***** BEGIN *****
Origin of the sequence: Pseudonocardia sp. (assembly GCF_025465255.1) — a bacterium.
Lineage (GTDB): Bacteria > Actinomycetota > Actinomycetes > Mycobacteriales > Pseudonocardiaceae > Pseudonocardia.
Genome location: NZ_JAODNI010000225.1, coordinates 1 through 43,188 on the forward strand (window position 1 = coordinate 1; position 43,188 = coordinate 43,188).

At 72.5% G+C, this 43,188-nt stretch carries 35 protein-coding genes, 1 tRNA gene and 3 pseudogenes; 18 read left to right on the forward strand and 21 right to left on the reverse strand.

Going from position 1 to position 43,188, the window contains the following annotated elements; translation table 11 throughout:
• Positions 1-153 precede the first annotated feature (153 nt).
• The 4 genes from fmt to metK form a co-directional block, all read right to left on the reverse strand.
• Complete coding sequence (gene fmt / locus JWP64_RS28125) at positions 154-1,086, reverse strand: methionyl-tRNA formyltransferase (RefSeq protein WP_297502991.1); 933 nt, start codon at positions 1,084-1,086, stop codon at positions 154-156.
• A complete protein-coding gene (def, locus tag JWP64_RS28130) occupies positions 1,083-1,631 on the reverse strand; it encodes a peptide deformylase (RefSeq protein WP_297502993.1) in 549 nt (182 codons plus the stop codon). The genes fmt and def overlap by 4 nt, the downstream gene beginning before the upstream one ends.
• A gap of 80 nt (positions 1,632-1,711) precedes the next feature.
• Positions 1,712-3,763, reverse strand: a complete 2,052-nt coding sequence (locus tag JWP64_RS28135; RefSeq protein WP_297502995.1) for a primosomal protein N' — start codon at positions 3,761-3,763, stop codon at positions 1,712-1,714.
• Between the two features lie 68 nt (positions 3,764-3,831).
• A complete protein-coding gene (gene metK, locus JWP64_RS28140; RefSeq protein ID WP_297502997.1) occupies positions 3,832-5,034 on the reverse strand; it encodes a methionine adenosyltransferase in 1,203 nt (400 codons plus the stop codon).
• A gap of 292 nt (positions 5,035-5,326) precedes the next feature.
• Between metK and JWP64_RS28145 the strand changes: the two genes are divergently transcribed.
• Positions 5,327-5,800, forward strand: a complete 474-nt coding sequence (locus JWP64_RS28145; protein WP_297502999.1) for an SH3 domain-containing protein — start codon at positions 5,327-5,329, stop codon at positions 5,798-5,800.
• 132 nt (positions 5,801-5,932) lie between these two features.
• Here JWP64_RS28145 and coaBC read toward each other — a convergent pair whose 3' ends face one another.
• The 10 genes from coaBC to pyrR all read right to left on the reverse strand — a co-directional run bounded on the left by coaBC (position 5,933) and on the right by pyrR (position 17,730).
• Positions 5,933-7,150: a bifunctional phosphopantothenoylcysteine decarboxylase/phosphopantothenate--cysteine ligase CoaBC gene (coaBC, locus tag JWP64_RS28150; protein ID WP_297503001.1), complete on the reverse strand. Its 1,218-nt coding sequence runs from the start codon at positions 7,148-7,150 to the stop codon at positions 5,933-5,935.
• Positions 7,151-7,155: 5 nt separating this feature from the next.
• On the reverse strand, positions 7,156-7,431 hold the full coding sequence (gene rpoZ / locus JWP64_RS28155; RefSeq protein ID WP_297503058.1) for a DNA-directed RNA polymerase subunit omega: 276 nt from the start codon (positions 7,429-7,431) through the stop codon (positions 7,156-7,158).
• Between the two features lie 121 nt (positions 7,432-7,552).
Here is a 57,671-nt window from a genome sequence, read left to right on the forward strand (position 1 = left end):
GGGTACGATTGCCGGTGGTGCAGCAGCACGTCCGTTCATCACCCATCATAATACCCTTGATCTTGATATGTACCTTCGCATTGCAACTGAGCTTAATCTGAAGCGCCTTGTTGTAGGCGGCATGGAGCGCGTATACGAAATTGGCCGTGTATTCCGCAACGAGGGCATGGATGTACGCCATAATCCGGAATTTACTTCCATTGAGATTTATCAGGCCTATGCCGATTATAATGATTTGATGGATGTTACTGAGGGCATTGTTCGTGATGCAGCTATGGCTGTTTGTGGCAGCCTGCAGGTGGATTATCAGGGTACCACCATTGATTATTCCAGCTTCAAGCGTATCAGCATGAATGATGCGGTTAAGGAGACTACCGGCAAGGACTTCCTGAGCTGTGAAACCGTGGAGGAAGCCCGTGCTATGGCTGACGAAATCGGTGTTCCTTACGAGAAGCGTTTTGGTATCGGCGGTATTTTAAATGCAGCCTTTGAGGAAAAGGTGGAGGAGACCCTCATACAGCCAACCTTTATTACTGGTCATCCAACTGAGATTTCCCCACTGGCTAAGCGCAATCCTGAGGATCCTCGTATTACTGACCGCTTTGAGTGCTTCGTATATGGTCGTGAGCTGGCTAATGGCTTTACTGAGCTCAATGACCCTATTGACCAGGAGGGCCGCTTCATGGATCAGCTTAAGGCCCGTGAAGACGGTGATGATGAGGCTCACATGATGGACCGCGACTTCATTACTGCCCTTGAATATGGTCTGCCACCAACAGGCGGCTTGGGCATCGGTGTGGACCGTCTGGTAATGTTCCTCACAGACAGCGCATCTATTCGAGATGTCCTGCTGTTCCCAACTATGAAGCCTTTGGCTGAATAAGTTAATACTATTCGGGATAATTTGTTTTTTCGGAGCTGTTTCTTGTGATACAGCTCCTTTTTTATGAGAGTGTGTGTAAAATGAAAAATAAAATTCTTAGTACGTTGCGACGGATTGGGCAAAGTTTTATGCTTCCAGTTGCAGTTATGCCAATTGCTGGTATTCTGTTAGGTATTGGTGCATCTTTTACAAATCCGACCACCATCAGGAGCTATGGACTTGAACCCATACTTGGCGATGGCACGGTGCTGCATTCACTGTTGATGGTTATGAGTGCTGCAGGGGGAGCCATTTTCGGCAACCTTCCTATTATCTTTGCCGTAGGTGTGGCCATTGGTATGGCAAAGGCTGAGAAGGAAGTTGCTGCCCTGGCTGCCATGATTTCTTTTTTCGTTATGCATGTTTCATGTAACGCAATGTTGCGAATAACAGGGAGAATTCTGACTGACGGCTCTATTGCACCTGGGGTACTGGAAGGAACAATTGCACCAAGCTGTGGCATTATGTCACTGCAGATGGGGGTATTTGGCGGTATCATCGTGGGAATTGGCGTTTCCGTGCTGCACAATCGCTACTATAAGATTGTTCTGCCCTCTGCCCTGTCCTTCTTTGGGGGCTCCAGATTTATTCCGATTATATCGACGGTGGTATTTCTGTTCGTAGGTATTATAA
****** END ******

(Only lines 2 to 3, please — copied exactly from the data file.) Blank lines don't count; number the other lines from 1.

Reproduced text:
Lineage (GTDB): Bacteria > Actinomycetota > Actinomycetes > Mycobacteriales > Pseudonocardiaceae > Pseudonocardia.
Genome location: NZ_JAODNI010000225.1, coordinates 1 through 43,188 on the forward strand (window position 1 = coordinate 1; position 43,188 = coordinate 43,188).